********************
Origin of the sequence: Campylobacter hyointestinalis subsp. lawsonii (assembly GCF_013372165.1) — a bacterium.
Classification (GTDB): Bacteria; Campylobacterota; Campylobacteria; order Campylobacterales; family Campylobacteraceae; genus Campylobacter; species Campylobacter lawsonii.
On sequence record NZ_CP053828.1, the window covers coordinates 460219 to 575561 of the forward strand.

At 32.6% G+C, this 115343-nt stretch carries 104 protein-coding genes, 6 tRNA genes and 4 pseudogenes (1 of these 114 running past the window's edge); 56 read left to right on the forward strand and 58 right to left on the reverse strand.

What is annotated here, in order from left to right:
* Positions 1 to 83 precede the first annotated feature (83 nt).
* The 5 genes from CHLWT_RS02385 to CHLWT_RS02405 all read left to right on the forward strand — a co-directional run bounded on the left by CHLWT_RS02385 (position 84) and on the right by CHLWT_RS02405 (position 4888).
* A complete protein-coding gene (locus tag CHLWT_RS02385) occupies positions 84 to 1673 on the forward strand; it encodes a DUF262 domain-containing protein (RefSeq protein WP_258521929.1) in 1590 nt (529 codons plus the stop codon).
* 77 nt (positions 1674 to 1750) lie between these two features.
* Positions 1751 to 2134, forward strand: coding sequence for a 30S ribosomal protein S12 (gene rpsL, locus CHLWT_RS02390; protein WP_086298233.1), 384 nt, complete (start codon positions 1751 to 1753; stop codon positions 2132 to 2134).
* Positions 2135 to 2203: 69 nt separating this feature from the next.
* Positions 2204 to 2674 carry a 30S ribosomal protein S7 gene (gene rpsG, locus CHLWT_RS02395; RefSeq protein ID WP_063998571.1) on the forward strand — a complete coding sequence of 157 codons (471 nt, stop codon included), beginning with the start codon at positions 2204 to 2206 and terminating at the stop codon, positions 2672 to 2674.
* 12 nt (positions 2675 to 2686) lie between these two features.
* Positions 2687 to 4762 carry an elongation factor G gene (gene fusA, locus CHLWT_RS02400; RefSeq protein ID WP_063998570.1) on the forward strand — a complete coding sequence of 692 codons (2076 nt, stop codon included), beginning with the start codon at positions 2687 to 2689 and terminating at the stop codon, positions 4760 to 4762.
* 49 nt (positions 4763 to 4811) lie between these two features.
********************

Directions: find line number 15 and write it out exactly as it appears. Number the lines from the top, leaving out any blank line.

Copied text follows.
* 49 nt (positions 4763 to 4811) lie between these two features.